Wednesday, May 21, 2014 || By Michael Romain
Updated: 6:34 PM || 10:10 AM
A coalition of secretaries, clerks and instructional aids (IA’s) were out Tuesday morning floating around fliers that claimed District 89 Superintendent Dr. Michael Robey and management “want to make drastic cuts that will negatively impact our children and communities.”
The employees, who are part of Service Employees International Union (SEIU) Local 73, also passed out petitions throughout the District’s service area of Maywood, Broadview and Melrose Park seeking public support for their stance.
Today, District management, SEIU representatives and a bargaining committee comprising a representative group of IA’s, clerks and secretaries conducted the latest session in a series of contract negotiations that have taken place so far. Due to the ongoing nature of the mediation, there have been no details pulled directly from either side’s proposal. So far, the only information available to the public are the claims made by each party in the negotiations.
“The District is going to cut our hours, because they don’t want to give us health insurance,” said Yesenia Ramos, about a week before yesterday’s demonstration. Ramos is an IA at Melrose Park Elementary, which is also her alma mater. She sought the position after acquiring enough college credits to apply.
According to an important provision of the Affordable Care Act (ACA) implemented under President Barack Obama in 2010, local school districts are required to provide health insurance to employees who work at least 30 hours a week.
“We’ve been fighting for insurance for the past 2 to 3 years,” Ramos said. “The administration doesn’t want to agree on anything our union is proposing to them.”
According to Adam Rosen, the communications director for SEIU Local 73, contracts for IA’s, secretaries and clerks come up for renewal every three years. He said that this year, the District sensed that the union workers were weak and have tried to take advantage of them.
“It’s basically a complete lack of respect for these workers by District management and the superintendent,” he said. “Their proposals on this new contract were focused on cutting, cutting, cutting. They want to cut IA hours from 32 to 29 to avoid complying with Obamacare, along with no wage increase in the first year of the contract and eliminating seniority rights so they can replace anyone or fire anyone if comes to that. These ladies and gentlemen have had enough of it.
“We started mediation the last session before this one and [someone who was inside the mediation] came back to us and said, ‘You’re weak and [the District management] doesn’t expect you guys to do anything. Our members aren’t going to take this anymore. They aren’t weak and they’re ready to fight.”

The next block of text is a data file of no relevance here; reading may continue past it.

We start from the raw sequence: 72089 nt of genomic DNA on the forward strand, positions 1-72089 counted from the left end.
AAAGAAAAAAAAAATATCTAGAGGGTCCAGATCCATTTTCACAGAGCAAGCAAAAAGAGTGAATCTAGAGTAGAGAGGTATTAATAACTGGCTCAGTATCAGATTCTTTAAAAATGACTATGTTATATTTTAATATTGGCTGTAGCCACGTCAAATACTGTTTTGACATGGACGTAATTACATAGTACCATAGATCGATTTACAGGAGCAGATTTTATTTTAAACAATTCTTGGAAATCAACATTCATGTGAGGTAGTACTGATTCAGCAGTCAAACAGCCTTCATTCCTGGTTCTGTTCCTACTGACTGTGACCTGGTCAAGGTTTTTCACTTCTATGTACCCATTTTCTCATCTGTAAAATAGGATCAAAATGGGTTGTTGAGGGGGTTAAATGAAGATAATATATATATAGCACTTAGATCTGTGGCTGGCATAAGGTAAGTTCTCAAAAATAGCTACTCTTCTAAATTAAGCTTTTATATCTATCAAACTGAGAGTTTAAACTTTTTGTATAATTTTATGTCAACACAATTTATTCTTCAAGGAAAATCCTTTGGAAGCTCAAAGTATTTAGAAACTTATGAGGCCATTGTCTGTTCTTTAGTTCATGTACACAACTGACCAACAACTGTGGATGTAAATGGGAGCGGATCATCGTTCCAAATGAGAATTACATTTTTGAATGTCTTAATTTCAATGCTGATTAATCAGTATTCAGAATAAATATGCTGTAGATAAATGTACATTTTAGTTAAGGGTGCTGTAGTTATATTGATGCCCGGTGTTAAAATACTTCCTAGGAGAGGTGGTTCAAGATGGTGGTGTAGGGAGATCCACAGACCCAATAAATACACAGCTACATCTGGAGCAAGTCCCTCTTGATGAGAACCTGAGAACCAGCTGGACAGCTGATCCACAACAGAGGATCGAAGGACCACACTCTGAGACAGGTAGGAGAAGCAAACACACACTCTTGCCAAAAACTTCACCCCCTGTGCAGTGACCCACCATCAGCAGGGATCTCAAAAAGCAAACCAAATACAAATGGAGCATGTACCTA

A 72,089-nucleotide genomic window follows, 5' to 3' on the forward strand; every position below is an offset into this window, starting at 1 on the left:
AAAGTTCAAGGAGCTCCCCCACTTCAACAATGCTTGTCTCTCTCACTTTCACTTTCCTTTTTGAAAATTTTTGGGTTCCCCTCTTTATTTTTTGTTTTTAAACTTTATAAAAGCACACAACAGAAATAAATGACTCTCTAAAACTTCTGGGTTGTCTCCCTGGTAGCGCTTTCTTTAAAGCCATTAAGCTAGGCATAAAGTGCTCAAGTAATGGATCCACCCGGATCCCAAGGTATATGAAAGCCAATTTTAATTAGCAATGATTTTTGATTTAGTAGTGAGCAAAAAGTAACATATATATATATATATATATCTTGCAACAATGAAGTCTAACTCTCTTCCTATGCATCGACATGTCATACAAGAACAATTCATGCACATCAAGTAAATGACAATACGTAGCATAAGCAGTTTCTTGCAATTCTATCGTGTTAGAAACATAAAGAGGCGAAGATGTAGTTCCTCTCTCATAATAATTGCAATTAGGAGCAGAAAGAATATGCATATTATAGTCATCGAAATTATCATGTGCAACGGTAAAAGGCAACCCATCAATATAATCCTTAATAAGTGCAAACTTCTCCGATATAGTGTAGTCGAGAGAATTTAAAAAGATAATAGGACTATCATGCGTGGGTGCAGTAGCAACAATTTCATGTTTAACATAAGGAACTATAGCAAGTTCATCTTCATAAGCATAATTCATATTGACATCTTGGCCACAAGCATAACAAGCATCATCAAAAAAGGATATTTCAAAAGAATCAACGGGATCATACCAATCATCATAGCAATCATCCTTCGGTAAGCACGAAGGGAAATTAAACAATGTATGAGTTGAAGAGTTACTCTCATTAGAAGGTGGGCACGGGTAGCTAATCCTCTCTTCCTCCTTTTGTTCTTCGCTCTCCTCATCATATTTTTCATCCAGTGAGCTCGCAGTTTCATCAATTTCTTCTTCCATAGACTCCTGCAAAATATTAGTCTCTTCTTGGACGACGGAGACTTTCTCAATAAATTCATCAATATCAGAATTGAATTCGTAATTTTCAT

Rosen said that 95 percent of the District 89 IA, clerks and secretaries his union represents are women. According to its website, the SEIU Local 73 represents some 28,000 public service employees throughout Illinois and Northwest Indiana.
When asked what union members would do if the District didn’t soften its stance, Rosen said that several options are on the table.
“Our members would never accept a contract that is [as devastating as the current proposal],” he said. “We could take a strike vote and and possibly go on strike at the end of the year. If the District were to cut hours, there could be the possibility of bringing up a Fair Labor Standards charge. We have many options out there.”
Rosen said that District 89 isn’t unique with respect to what his union considers to be its disrespectful negotiating tactics.
“We’ve seen a lot of this. We represent [workers in] about 150 different municipalities. One example is workers at the University of Illinois at Chicago (UIC). The administration didn’t want to give a raise or anything out until we took a strike vote. Meanwhile, managers are getting 15 percent bonuses on six-figure salaries.”
For his part, Superintendent Robey responded in an email that it would be inappropriate to discuss the proposals that either side have put forth and that the District is disappointed in the SEIU’s negotiating tactics, saying that the union is negotiating through students and families. Furthermore, he said that the union is presenting a single proposal outside of the whole package and inaccurately claiming that the isolated proposal constitutes a drastic cut that will have a negative impact on children. The flyer, he noted, is not completely accurate and doesn’t tell the whole story.
By tomorrow, the results of the latest round of negotiations should be made clear. More as this story develops. VFP
For regular updates, like us on Facebook: